The Big Three U.S. Carmakers Overcome Strike Challenges

Despite the six-week-long United Auto Workers strike, the Big Three U.S. carmakers experienced an increase in inventories. However, concerns about consumer spending persist, casting a shadow over the stocks.

Inventory Uptick Averts Higher Prices

Fortunately, the rise in inventory levels prevents the U.S. car industry from facing a situation characterized by lower inventories and subsequently higher prices. Deutsche Bank analyst, Emmanuel Rosner, noted in a recent report that this outcome was likely to occur if the strike had prolonged.

According to data from Motor Intelligence, Wards, and internal sources, Ford Motor Co. F, +2.07%, General Motors Co. GM, +2.54%, and Stellantis NV STLA, +3.54% all witnessed an increase in inventories during October.

Inventory Figures on the Rise

Ford currently maintains a 70-day supply of inventory, which is four days more than in September. In the case of GM, the inventory stands at 58 days, reflecting a nine-day increase compared to the previous month. Stellantis’s inventory sits at 92 days, signaling a rise of 11 days.

Ford Reports Slight Decrease in October Sales

Ford recently released its October sales figures, which showed a marginal 5% decline to 149,938 vehicles.

Notably, sales of the Bronco experienced a significant drop of 56% year over year due to production halts caused by the strike. GM and other carmakers have shifted to reporting quarterly sales and are expected to provide updates to investors in early January.

Tentative Agreements Reached

After an unprecedented strike that disrupted assembly lines and other facilities across all three companies, the carmakers have reached preliminary agreements with the union. These agreements are currently undergoing ratification steps.

In this process, workers secured substantial victories, including a 25% pay raise over the four-year contract duration, cost-of-living adjustments, the elimination of various wage tiers, and improved retirement benefits.

Comforting Inventory Cushion During Strike

Thankfully, carmakers entered the strike period with higher inventories compared to previous months. This provided a welcome buffer as the labor action continued and more workers joined the picket lines each week.

October’s New-Car Sales in the U.S.

According to Rosner, new-car sales in the U.S. for October reached an annualized rate of 15.6 million vehicles. While slightly lower than September’s numbers, this figure represents an improvement from October 2022’s seasonally adjusted annual rate of 15.3 million vehicles.


Positive Forecast for 2023 SAAR

The 2023 SAAR (Seasonally Adjusted Annual Rate) is predicted to reach 15.3 million vehicles, indicating a solid improvement from 13.8 million in 2022. Fleet sales are expected to drive this rebound, contributing to a sales volume slightly above 2021’s figure of 14.9 million.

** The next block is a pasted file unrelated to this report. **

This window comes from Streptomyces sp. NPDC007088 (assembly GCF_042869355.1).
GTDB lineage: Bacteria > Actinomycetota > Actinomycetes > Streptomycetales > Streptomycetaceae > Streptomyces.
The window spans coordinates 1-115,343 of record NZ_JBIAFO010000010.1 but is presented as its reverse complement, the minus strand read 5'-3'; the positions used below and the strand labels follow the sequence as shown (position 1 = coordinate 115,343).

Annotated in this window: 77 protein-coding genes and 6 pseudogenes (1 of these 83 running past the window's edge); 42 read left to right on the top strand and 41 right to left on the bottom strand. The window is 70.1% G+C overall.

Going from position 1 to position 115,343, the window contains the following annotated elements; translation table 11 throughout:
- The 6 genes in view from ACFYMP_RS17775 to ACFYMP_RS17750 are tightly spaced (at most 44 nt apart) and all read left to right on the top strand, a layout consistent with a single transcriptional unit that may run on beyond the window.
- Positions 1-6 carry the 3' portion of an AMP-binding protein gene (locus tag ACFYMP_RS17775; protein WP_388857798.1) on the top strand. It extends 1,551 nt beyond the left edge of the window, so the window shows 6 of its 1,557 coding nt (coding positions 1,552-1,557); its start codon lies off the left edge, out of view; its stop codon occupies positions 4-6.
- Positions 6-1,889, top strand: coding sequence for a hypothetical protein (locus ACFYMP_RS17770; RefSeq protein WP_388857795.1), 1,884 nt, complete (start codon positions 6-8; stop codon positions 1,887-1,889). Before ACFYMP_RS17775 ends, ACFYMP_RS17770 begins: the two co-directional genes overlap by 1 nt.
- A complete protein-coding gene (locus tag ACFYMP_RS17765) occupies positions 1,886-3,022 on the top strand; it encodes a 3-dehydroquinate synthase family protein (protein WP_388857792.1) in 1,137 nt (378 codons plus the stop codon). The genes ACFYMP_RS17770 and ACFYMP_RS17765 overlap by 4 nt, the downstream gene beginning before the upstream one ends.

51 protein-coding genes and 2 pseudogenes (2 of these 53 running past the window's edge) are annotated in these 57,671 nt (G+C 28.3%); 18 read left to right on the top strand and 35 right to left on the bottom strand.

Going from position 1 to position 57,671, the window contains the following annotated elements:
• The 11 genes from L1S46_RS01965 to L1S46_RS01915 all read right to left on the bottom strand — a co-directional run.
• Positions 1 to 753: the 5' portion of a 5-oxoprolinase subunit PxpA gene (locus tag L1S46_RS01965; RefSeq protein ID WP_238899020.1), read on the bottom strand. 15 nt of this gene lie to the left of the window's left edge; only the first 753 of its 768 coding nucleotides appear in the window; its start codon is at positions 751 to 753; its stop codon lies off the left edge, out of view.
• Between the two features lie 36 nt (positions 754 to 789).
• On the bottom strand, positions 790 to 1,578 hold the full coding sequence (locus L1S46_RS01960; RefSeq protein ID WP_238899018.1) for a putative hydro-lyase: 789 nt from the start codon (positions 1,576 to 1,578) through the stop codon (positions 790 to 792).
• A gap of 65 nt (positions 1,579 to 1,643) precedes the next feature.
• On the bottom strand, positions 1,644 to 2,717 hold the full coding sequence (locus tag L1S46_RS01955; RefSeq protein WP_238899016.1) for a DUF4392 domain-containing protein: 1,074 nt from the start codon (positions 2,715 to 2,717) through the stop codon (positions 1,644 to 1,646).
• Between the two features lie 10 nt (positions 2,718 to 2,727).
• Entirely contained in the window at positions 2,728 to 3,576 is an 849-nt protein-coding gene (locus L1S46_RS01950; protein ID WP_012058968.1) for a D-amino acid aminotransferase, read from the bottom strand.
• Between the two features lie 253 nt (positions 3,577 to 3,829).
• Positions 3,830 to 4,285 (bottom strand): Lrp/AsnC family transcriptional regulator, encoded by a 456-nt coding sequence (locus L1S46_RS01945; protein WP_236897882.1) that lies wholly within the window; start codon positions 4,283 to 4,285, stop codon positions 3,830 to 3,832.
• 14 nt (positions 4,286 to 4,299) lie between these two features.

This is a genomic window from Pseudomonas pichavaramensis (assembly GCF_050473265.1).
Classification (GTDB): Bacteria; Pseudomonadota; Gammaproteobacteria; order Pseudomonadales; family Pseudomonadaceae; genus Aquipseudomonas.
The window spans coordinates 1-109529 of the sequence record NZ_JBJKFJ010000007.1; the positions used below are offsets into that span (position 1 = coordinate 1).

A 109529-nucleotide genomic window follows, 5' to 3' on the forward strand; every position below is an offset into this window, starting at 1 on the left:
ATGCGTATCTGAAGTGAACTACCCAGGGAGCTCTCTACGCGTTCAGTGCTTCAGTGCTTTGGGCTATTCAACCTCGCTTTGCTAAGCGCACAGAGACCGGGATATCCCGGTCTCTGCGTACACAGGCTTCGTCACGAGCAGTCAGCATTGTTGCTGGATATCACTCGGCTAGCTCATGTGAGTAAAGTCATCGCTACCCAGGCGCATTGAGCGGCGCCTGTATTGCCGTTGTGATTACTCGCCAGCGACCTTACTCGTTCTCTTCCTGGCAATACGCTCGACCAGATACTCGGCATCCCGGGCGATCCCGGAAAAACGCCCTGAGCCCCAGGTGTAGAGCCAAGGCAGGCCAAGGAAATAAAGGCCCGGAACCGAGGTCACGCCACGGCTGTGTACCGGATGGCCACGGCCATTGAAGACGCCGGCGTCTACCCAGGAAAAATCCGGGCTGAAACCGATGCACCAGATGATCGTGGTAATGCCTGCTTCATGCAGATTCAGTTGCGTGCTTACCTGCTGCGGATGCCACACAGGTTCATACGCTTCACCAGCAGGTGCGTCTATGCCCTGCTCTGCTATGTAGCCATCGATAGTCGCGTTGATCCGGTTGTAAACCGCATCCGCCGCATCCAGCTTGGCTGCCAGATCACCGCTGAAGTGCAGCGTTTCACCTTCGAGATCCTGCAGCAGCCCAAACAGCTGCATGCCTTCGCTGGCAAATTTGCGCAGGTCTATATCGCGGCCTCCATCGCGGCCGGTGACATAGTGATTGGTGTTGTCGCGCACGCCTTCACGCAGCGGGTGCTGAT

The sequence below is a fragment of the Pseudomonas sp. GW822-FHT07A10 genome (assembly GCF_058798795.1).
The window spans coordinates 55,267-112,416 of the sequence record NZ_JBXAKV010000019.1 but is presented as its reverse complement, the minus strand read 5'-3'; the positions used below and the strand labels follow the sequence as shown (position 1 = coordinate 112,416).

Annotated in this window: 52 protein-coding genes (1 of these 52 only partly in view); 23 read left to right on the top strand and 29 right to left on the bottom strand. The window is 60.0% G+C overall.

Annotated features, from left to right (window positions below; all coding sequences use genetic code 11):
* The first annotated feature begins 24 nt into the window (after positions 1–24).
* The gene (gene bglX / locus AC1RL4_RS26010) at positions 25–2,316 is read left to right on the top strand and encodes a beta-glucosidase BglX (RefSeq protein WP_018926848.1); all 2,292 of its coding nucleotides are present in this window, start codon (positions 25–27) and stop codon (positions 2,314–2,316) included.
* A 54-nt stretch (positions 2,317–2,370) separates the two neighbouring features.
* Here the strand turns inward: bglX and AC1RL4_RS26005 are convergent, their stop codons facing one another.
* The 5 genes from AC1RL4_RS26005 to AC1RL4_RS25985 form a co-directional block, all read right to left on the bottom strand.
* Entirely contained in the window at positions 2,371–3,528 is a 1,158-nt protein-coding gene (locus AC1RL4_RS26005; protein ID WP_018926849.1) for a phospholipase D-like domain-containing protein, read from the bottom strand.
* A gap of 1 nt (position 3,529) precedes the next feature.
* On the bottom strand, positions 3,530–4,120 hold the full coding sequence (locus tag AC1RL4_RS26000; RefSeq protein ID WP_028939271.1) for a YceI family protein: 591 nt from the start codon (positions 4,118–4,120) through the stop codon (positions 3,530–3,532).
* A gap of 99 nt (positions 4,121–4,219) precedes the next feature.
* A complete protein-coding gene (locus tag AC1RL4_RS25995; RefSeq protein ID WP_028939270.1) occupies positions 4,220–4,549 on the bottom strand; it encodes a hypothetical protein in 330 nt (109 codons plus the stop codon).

Addressing Investor Concerns of Consumer Distress

Despite a promising SAAR, investor fears regarding consumer distress persist. Chris McNally at Evercore ISI highlights the need for car manufacturers to strike a balance between incentives and underlying unit replacement demand. While average car prices have decreased from their peak, an increase in discounts and incentives has stimulated consumer demand. Moreover, the heightened demand from rental car and fleet update initiatives has been instrumental in driving sales.

Impact of Lost North American Production

Analysts report that the strike caused a loss of approximately 215,000 vehicles in North American production. Although this amount is better than anticipated, it remains to be seen how this strike will affect the data.

Potential Effects on Vehicle Supply and Prices

Oxford Economics warns that the strike might have led to a decline in automobile output by as much as 20% to 25% in October. This could potentially reverse a significant portion of the improvements made in vehicle supply over the past year and subsequently drive prices higher.

Mounting Headwinds to Demand

Analysts predict that mounting headwinds, such as higher interest rates and tightening lending conditions, will impact auto sales moving forward. Additionally, a modest rise in the unemployment rate is expected in the coming quarters, contributing to a softening of demand.

Weaker Sales and Prospects for Rebound

With these factors in mind, analysts forecast weaker automobile sales in the fourth quarter and anticipate persistently weak sales throughout the first half of 2024. However, they do foresee a rebound in the latter half of 2024 as interest rates begin to decline.

Ford and GM Stocks Struggle

Ford and GM stocks have experienced difficulties this year. Ford’s stock has seen a decline of about 13% year-to-date, while GM’s stock is down 15%. These figures stand in stark contrast to the gains of approximately 12% seen in the S&P 500 index during the same period.

In conclusion, while the forecast for the automobile industry in 2023 appears positive, concerns surrounding consumer distress and headwinds to demand persist. The impact of the recent strike on data remains uncertain, and potential declines in vehicle supply may lead to higher prices. Nevertheless, analysts still predict a rebound in sales down the line as interest rates decrease. Overall, the performance of Ford and GM stocks has been lackluster compared to the broader market.

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